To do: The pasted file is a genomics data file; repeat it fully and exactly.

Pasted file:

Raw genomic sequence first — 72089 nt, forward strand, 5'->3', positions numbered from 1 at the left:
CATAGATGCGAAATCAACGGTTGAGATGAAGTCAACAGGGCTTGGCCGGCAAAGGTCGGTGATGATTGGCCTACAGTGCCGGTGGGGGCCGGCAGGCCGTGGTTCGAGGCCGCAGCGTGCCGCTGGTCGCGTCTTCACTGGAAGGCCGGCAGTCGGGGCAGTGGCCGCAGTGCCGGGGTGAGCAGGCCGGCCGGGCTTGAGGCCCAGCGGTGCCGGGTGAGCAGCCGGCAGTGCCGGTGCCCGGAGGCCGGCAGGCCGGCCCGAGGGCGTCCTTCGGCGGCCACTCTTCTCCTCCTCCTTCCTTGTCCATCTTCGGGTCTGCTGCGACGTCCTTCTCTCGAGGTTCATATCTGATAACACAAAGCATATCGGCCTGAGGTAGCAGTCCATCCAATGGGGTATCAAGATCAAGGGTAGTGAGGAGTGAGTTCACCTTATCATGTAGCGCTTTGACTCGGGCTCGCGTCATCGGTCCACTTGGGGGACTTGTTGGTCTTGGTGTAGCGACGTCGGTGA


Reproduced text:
Raw genomic sequence first — 72089 nt, forward strand, 5'->3', positions numbered from 1 at the left:
CATAGATGCGAAATCAACGGTTGAGATGAAGTCAACAGGGCTTGGCCGGCAAAGGTCGGTGATGATTGGCCTACAGTGCCGGTGGGGGCCGGCAGGCCGTGGTTCGAGGCCGCAGCGTGCCGCTGGTCGCGTCTTCACTGGAAGGCCGGCAGTCGGGGCAGTGGCCGCAGTGCCGGGGTGAGCAGGCCGGCCGGGCTTGAGGCCCAGCGGTGCCGGGTGAGCAGCCGGCAGTGCCGGTGCCCGGAGGCCGGCAGGCCGGCCCGAGGGCGTCCTTCGGCGGCCACTCTTCTCCTCCTCCTTCCTTGTCCATCTTCGGGTCTGCTGCGACGTCCTTCTCTCGAGGTTCATATCTGATAACACAAAGCATATCGGCCTGAGGTAGCAGTCCATCCAATGGGGTATCAAGATCAAGGGTAGTGAGGAGTGAGTTCACCTTATCATGTAGCGCTTTGACTCGGGCTCGCGTCATCGGTCCACTTGGGGGACTTGTTGGTCTTGGTGTAGCGACGTCGGTGA